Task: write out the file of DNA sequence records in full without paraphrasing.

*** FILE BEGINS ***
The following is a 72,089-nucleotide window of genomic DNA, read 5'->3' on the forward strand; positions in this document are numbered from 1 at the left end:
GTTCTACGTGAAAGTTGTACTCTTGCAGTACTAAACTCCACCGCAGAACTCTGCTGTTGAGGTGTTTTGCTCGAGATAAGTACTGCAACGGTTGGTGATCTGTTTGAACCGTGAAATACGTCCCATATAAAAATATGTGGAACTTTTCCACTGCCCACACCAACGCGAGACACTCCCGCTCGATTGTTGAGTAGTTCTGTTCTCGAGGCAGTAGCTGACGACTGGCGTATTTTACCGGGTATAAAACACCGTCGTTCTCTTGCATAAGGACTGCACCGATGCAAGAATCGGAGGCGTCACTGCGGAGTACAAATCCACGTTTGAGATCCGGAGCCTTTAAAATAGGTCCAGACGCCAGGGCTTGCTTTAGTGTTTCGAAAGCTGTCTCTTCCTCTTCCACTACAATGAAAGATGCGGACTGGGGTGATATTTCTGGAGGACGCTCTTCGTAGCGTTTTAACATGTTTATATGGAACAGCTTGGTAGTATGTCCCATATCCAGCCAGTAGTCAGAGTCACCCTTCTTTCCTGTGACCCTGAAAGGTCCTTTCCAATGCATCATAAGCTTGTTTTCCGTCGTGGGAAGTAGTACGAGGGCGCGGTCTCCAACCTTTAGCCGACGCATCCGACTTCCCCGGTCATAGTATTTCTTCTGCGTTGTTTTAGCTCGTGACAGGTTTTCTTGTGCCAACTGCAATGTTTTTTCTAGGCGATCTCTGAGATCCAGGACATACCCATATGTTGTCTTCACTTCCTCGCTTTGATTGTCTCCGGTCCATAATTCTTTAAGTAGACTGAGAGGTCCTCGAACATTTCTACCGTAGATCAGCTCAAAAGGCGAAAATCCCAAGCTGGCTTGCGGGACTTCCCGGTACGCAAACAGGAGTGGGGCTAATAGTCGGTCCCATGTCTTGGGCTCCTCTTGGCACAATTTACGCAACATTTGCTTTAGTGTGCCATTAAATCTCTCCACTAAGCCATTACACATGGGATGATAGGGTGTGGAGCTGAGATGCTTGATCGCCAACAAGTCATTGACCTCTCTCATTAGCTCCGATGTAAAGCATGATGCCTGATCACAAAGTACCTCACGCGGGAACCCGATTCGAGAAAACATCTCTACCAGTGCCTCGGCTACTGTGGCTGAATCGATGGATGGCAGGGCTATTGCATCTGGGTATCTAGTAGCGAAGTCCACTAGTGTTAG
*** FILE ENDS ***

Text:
The following is a 72,089-nucleotide window of genomic DNA, read 5'->3' on the forward strand; positions in this document are numbered from 1 at the left end:
GTTCTACGTGAAAGTTGTACTCTTGCAGTACTAAACTCCACCGCAGAACTCTGCTGTTGAGGTGTTTTGCTCGAGATAAGTACTGCAACGGTTGGTGATCTGTTTGAACCGTGAAATACGTCCCATATAAAAATATGTGGAACTTTTCCACTGCCCACACCAACGCGAGACACTCCCGCTCGATTGTTGAGTAGTTCTGTTCTCGAGGCAGTAGCTGACGACTGGCGTATTTTACCGGGTATAAAACACCGTCGTTCTCTTGCATAAGGACTGCACCGATGCAAGAATCGGAGGCGTCACTGCGGAGTACAAATCCACGTTTGAGATCCGGAGCCTTTAAAATAGGTCCAGACGCCAGGGCTTGCTTTAGTGTTTCGAAAGCTGTCTCTTCCTCTTCCACTACAATGAAAGATGCGGACTGGGGTGATATTTCTGGAGGACGCTCTTCGTAGCGTTTTAACATGTTTATATGGAACAGCTTGGTAGTATGTCCCATATCCAGCCAGTAGTCAGAGTCACCCTTCTTTCCTGTGACCCTGAAAGGTCCTTTCCAATGCATCATAAGCTTGTTTTCCGTCGTGGGAAGTAGTACGAGGGCGCGGTCTCCAACCTTTAGCCGACGCATCCGACTTCCCCGGTCATAGTATTTCTTCTGCGTTGTTTTAGCTCGTGACAGGTTTTCTTGTGCCAACTGCAATGTTTTTTCTAGGCGATCTCTGAGATCCAGGACATACCCATATGTTGTCTTCACTTCCTCGCTTTGATTGTCTCCGGTCCATAATTCTTTAAGTAGACTGAGAGGTCCTCGAACATTTCTACCGTAGATCAGCTCAAAAGGCGAAAATCCCAAGCTGGCTTGCGGGACTTCCCGGTACGCAAACAGGAGTGGGGCTAATAGTCGGTCCCATGTCTTGGGCTCCTCTTGGCACAATTTACGCAACATTTGCTTTAGTGTGCCATTAAATCTCTCCACTAAGCCATTACACATGGGATGATAGGGTGTGGAGCTGAGATGCTTGATCGCCAACAAGTCATTGACCTCTCTCATTAGCTCCGATGTAAAGCATGATGCCTGATCACAAAGTACCTCACGCGGGAACCCGATTCGAGAAAACATCTCTACCAGTGCCTCGGCTACTGTGGCTGAATCGATGGATGGCAGGGCTATTGCATCTGGGTATCTAGTAGCGAAGTCCACTAGTGTTAG